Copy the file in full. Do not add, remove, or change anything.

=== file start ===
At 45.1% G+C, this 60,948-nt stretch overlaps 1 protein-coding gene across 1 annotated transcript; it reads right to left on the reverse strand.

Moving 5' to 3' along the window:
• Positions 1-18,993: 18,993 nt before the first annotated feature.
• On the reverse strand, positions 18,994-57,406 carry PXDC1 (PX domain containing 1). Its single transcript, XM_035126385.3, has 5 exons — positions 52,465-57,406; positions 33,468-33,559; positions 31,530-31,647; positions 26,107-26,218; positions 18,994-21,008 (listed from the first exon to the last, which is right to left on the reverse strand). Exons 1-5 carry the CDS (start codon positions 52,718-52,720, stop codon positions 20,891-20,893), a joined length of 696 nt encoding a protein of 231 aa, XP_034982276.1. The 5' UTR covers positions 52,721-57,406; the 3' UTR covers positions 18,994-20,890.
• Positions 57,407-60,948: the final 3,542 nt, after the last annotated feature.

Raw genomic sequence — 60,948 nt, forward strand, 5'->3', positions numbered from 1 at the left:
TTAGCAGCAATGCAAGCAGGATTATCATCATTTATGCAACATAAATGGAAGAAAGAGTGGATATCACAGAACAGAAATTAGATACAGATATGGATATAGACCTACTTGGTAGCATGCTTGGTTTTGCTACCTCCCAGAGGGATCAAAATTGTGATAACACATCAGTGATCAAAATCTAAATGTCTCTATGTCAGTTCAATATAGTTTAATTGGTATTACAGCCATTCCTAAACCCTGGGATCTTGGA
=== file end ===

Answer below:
At 45.1% G+C, this 60,948-nt stretch overlaps 1 protein-coding gene across 1 annotated transcript; it reads right to left on the reverse strand.

Moving 5' to 3' along the window:
• Positions 1-18,993: 18,993 nt before the first annotated feature.
• On the reverse strand, positions 18,994-57,406 carry PXDC1 (PX domain containing 1). Its single transcript, XM_035126385.3, has 5 exons — positions 52,465-57,406; positions 33,468-33,559; positions 31,530-31,647; positions 26,107-26,218; positions 18,994-21,008 (listed from the first exon to the last, which is right to left on the reverse strand). Exons 1-5 carry the CDS (start codon positions 52,718-52,720, stop codon positions 20,891-20,893), a joined length of 696 nt encoding a protein of 231 aa, XP_034982276.1. The 5' UTR covers positions 52,721-57,406; the 3' UTR covers positions 18,994-20,890.
• Positions 57,407-60,948: the final 3,542 nt, after the last annotated feature.

Raw genomic sequence — 60,948 nt, forward strand, 5'->3', positions numbered from 1 at the left:
TTAGCAGCAATGCAAGCAGGATTATCATCATTTATGCAACATAAATGGAAGAAAGAGTGGATATCACAGAACAGAAATTAGATACAGATATGGATATAGACCTACTTGGTAGCATGCTTGGTTTTGCTACCTCCCAGAGGGATCAAAATTGTGATAACACATCAGTGATCAAAATCTAAATGTCTCTATGTCAGTTCAATATAGTTTAATTGGTATTACAGCCATTCCTAAACCCTGGGATCTTGGA